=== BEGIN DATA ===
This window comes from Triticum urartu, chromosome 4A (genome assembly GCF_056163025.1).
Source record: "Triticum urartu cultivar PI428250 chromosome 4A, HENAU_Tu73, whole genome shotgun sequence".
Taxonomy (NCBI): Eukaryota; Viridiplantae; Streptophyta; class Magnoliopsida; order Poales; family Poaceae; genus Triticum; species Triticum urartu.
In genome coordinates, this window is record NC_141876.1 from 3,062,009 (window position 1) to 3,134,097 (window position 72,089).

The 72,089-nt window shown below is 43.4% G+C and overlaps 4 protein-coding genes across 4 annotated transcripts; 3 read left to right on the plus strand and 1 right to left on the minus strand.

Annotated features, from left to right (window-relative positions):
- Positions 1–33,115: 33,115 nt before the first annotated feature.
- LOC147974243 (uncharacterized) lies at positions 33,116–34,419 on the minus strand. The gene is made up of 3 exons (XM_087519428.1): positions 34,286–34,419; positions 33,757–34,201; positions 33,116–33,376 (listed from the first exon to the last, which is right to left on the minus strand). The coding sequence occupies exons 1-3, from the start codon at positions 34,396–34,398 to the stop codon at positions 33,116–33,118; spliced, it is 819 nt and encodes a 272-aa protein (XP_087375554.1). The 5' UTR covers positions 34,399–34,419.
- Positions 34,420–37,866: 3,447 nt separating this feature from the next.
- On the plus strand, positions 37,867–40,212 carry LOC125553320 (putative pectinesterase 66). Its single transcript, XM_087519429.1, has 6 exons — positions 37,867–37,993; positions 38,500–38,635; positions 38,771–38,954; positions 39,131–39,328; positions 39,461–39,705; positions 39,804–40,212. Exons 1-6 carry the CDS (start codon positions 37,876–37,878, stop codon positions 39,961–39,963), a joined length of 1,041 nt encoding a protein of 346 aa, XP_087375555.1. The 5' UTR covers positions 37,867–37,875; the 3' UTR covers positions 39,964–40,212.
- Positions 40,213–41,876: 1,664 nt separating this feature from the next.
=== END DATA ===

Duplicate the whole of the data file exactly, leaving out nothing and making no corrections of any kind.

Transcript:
This window comes from Triticum urartu, chromosome 4A (genome assembly GCF_056163025.1).
Source record: "Triticum urartu cultivar PI428250 chromosome 4A, HENAU_Tu73, whole genome shotgun sequence".
Taxonomy (NCBI): Eukaryota; Viridiplantae; Streptophyta; class Magnoliopsida; order Poales; family Poaceae; genus Triticum; species Triticum urartu.
In genome coordinates, this window is record NC_141876.1 from 3,062,009 (window position 1) to 3,134,097 (window position 72,089).

The 72,089-nt window shown below is 43.4% G+C and overlaps 4 protein-coding genes across 4 annotated transcripts; 3 read left to right on the plus strand and 1 right to left on the minus strand.

Annotated features, from left to right (window-relative positions):
- Positions 1–33,115: 33,115 nt before the first annotated feature.
- LOC147974243 (uncharacterized) lies at positions 33,116–34,419 on the minus strand. The gene is made up of 3 exons (XM_087519428.1): positions 34,286–34,419; positions 33,757–34,201; positions 33,116–33,376 (listed from the first exon to the last, which is right to left on the minus strand). The coding sequence occupies exons 1-3, from the start codon at positions 34,396–34,398 to the stop codon at positions 33,116–33,118; spliced, it is 819 nt and encodes a 272-aa protein (XP_087375554.1). The 5' UTR covers positions 34,399–34,419.
- Positions 34,420–37,866: 3,447 nt separating this feature from the next.
- On the plus strand, positions 37,867–40,212 carry LOC125553320 (putative pectinesterase 66). Its single transcript, XM_087519429.1, has 6 exons — positions 37,867–37,993; positions 38,500–38,635; positions 38,771–38,954; positions 39,131–39,328; positions 39,461–39,705; positions 39,804–40,212. Exons 1-6 carry the CDS (start codon positions 37,876–37,878, stop codon positions 39,961–39,963), a joined length of 1,041 nt encoding a protein of 346 aa, XP_087375555.1. The 5' UTR covers positions 37,867–37,875; the 3' UTR covers positions 39,964–40,212.
- Positions 40,213–41,876: 1,664 nt separating this feature from the next.